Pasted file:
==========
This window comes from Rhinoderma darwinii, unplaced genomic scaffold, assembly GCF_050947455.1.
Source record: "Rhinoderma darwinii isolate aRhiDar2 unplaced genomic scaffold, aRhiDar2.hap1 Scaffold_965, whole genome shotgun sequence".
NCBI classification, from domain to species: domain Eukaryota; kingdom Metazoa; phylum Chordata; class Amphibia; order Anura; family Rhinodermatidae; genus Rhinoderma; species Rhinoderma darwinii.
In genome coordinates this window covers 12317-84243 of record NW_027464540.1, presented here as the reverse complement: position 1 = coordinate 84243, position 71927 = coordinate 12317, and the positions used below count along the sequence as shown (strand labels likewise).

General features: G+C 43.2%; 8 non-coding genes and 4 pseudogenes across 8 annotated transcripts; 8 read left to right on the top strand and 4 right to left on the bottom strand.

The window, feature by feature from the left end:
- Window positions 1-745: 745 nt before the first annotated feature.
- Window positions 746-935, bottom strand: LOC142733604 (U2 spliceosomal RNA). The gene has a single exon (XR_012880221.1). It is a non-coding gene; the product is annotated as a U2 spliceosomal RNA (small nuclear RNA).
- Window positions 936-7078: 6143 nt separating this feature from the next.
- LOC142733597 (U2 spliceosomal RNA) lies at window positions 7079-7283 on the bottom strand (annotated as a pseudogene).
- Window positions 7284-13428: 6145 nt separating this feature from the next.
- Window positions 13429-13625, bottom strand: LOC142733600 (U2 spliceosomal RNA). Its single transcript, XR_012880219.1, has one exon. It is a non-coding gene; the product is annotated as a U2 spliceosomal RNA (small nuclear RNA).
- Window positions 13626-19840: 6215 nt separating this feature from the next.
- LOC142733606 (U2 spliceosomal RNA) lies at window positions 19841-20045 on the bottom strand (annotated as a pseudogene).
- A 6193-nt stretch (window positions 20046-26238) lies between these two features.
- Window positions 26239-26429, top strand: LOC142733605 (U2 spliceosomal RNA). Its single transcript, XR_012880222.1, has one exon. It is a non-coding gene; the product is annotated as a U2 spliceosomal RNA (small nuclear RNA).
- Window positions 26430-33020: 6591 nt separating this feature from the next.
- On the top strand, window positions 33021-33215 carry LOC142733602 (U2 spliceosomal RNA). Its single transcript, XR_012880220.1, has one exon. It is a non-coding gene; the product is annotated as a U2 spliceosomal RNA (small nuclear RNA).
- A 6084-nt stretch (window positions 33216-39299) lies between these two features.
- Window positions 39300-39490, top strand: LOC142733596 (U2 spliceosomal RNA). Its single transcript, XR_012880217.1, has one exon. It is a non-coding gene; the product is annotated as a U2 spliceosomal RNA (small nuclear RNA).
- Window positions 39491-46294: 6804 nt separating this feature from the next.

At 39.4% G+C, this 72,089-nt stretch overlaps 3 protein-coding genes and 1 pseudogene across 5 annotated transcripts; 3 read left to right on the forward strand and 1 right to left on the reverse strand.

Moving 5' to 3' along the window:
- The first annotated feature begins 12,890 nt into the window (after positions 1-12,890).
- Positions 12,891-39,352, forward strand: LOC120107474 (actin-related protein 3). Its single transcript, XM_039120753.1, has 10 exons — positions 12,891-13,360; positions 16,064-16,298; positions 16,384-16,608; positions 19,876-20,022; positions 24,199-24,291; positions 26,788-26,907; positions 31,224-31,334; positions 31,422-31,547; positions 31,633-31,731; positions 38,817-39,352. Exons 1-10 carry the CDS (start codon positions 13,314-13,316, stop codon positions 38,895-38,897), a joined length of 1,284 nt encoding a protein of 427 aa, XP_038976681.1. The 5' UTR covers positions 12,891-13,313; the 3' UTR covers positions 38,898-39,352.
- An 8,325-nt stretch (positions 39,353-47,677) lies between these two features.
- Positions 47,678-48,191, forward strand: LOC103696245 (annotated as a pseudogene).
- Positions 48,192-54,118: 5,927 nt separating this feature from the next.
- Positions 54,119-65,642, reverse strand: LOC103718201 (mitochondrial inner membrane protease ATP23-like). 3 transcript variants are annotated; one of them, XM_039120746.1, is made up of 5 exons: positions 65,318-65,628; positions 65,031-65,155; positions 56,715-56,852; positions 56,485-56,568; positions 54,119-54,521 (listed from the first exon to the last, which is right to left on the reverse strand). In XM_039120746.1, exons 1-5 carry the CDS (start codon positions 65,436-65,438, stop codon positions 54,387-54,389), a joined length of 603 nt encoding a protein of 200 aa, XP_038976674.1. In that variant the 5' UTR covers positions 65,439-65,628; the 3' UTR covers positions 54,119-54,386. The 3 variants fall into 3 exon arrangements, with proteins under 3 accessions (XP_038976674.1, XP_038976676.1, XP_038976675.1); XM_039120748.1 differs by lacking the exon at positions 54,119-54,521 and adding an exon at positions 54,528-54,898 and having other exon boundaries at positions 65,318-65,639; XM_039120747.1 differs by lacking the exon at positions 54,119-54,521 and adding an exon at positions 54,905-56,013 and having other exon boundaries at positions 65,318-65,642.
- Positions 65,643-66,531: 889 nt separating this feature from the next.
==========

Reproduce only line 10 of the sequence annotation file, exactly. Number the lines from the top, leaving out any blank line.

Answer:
- LOC142733597 (U2 spliceosomal RNA) lies at window positions 7079-7283 on the bottom strand (annotated as a pseudogene).